Lecture Week 6

Lecture Week 6 - Social Organization and Control Social...

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Social Organization and Control Social organization We, the humans are not and have never been solitary animals. Although a society is made up of people, it is more than just a human aggregation. It is a population or a group of individuals united by some common principle or principles. We are by need and by nature social animals. We have evolved to live with, and depend upon, others of our species. We, of course, may be antisocial at times, but in the final analysis our species can only survive though social life. The needs of subsistence, procreation, child rearing, and mutual defense bind us into organized social aggregates. In other words, we must live in society. For our present purposes, the term “ society will may be defined as a distinctive collectivity of people whose interactions with one another are culturally patterned in regular ways and which recruits most new members through the procreation of its own people. Even though members of a given society may have numerous contacts with the members of other societies, the majority of their activities are in relation with each other. In this respect, we can speak of the society of the United States or of a tribal group in New Guinea, but we cannot treat a club, an association, or a business firm as a society. Further, the relationships of members of a given society are far from random. They are patterned according to learned norms of conduct which may differ in some respects from norms of their counterparts in other societies. The patterns of relationship in a society are distinctive and
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culturally defined. Finally, the members of a society are bonded by a common linguage and symbols. To be functional any society should be organized in a predictable way. Social organization (also called social structure) is the patterned ways in which groups and individuals are organized and related to one another in the functioning entity that is society. Anthropologists have developed a set of analytic concepts that help describe and explain the orderly interdependence of human life in society. In particular, they have noted that people who interact in society do so not only as unique individuals only, but also as incumbents of publicly recognized social positions. Each such social position is called a status . Every person has a number of statuses simultaneously and often changes them in the course of their lives. As a rule, each status explicitly or implicitly implies certain obligations. Violation of the requirements associated with a particular social status generally brings about disapproval or punishment from other members of society. One should distinguish two basic kinds of social statuses found in all societies: ascribed and achieved. An ascribed status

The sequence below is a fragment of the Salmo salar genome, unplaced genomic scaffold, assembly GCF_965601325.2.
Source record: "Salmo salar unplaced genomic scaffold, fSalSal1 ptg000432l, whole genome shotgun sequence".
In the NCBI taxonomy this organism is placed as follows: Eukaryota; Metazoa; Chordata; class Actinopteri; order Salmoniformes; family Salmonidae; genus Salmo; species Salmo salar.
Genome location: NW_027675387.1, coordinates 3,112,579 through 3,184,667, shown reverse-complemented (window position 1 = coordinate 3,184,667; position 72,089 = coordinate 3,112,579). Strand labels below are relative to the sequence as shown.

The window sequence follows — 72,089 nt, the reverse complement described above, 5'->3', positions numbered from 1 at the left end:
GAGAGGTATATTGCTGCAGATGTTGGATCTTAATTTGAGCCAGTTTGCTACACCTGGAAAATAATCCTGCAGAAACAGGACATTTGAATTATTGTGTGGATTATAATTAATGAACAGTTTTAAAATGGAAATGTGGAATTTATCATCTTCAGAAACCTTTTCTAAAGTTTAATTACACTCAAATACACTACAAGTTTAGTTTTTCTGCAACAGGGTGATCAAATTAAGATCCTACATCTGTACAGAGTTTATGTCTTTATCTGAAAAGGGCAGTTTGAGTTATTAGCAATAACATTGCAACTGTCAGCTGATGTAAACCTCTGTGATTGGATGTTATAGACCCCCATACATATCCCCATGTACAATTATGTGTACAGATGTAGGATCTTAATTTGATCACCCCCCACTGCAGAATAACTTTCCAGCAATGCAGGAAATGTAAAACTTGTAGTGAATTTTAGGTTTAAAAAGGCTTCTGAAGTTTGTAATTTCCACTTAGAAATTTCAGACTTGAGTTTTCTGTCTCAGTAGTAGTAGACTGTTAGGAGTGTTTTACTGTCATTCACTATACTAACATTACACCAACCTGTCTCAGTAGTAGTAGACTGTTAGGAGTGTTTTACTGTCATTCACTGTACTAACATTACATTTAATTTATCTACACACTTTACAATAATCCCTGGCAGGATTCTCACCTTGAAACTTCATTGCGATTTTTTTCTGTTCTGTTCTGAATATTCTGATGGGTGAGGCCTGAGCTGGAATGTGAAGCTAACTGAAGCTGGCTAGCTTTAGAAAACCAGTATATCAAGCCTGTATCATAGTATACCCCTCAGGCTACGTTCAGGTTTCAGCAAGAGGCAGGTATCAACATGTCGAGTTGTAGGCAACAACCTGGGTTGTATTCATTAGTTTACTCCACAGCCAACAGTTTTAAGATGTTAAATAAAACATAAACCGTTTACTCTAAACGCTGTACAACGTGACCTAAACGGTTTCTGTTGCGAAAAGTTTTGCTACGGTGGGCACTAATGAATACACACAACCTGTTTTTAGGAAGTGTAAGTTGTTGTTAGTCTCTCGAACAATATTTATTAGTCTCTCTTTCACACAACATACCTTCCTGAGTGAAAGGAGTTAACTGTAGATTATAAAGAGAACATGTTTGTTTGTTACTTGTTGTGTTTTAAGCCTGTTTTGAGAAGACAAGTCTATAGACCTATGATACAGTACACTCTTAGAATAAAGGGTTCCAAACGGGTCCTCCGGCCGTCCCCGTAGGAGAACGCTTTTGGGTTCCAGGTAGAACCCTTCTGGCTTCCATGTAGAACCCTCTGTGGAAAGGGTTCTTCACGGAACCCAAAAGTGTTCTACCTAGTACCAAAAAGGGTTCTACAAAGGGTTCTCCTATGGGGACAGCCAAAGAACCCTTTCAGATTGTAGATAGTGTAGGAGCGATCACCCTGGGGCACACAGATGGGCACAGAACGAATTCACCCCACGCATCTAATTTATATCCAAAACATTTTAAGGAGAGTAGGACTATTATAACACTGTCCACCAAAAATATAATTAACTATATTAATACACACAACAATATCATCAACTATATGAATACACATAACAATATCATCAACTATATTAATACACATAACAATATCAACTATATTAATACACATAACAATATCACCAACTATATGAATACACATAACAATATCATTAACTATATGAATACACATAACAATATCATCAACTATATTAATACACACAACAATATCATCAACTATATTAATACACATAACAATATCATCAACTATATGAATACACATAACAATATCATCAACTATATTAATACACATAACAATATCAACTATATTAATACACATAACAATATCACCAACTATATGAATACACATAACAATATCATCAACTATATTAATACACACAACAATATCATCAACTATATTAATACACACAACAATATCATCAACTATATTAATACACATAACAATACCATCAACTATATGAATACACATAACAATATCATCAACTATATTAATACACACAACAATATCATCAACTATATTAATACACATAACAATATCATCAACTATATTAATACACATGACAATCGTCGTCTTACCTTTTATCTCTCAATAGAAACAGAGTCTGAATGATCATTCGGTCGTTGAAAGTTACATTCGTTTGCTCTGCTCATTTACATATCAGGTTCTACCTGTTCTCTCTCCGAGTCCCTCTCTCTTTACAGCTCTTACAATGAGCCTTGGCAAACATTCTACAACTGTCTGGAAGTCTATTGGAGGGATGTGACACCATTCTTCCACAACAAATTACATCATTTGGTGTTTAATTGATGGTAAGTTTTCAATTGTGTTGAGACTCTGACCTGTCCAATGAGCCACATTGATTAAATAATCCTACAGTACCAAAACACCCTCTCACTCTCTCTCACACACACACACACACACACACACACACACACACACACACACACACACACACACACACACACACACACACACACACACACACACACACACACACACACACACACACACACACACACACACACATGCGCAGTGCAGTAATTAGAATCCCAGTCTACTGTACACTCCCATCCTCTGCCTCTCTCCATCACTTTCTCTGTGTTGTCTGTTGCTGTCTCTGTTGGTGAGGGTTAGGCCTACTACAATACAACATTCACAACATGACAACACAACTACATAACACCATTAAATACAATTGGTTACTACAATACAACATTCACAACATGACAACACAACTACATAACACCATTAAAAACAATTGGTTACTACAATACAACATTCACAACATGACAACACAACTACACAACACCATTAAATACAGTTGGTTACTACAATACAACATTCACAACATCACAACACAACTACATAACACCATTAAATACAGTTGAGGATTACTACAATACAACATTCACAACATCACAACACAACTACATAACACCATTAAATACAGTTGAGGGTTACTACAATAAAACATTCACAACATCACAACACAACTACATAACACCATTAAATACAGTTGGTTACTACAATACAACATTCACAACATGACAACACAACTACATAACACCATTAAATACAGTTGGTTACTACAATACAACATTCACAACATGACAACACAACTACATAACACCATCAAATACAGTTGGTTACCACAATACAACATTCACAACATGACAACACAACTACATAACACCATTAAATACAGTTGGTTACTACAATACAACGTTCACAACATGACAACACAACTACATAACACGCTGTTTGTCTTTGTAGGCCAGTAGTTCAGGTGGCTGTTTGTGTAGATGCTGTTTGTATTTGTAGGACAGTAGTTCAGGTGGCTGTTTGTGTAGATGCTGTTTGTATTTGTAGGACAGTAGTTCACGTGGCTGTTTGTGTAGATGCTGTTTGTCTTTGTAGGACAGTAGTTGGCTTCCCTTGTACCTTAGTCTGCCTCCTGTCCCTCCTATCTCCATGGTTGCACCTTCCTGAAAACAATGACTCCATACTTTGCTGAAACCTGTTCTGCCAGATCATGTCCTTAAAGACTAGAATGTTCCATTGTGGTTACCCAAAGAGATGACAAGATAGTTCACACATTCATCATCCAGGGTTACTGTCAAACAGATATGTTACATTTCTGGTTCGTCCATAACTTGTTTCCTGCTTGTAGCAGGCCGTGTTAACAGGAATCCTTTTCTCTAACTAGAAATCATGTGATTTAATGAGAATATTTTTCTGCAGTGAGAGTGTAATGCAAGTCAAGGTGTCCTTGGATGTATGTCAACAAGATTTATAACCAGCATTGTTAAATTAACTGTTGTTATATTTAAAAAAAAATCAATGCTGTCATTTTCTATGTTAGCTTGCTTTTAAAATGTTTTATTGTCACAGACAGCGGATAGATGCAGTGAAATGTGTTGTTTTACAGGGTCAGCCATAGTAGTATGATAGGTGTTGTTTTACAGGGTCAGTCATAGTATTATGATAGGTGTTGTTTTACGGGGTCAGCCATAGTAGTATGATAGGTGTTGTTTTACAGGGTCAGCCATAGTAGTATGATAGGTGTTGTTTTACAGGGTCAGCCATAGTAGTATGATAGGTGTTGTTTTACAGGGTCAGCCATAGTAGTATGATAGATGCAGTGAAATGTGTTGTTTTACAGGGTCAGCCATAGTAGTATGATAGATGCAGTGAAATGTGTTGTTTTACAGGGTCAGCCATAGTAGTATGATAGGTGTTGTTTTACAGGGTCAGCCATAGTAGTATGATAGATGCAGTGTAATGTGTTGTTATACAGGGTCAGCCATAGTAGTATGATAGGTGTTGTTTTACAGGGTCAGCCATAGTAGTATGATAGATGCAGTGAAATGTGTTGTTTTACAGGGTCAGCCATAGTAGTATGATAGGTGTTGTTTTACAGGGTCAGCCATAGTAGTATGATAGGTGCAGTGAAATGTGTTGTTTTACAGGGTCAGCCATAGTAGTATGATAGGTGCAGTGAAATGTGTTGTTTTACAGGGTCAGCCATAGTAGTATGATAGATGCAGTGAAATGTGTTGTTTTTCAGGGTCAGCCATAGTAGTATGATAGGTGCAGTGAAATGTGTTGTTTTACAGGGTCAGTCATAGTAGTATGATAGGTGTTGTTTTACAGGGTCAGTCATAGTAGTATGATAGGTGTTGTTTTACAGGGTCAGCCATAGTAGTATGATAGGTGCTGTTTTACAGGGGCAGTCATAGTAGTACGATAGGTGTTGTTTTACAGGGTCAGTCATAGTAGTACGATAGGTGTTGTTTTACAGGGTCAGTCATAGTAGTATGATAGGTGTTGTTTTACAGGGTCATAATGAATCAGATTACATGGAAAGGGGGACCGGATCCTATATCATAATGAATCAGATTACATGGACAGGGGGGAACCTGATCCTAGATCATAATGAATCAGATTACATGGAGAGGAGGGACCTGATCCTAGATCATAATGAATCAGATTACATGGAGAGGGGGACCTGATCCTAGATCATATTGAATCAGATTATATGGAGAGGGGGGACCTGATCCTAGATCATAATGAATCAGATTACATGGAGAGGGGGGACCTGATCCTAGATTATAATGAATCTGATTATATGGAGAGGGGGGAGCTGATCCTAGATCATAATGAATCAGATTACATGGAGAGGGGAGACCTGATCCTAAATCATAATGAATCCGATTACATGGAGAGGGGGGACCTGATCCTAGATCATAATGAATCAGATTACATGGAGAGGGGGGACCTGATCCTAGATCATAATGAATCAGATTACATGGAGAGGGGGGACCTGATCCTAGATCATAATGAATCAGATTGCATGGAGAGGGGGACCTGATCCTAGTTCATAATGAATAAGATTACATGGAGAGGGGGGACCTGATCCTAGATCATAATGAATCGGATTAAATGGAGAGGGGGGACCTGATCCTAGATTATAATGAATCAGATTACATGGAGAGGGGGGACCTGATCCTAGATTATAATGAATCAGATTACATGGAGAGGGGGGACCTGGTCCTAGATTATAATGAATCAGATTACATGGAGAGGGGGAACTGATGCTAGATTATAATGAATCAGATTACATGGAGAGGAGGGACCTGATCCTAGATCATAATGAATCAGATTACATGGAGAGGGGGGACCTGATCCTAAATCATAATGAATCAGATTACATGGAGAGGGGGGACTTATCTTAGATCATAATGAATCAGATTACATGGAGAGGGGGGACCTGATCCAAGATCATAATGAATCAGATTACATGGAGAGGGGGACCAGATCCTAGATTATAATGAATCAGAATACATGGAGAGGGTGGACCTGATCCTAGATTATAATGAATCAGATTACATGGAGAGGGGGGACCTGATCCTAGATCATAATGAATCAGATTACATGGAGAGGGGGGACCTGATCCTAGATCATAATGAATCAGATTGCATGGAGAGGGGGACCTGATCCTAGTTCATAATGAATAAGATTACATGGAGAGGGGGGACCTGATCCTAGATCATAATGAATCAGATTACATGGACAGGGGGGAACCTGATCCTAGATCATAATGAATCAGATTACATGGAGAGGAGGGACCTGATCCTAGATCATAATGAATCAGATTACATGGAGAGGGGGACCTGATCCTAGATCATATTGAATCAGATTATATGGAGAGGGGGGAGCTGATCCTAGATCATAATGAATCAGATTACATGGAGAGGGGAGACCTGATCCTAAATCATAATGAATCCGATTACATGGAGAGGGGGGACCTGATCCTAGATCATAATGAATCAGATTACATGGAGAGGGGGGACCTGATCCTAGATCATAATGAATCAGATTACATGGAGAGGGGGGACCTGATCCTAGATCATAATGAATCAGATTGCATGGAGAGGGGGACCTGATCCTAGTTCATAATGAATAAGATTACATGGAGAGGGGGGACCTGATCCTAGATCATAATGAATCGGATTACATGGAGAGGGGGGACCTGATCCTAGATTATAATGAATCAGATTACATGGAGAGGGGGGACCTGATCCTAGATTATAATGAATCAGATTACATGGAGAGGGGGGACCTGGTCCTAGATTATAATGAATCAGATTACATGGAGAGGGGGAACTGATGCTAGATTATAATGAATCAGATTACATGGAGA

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This note was uploaded on 04/29/2008 for the course ANTHRO 104 taught by Professor Bowie during the Fall '08 term at Wisconsin.

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Lecture Week 6 - Social Organization and Control Social...

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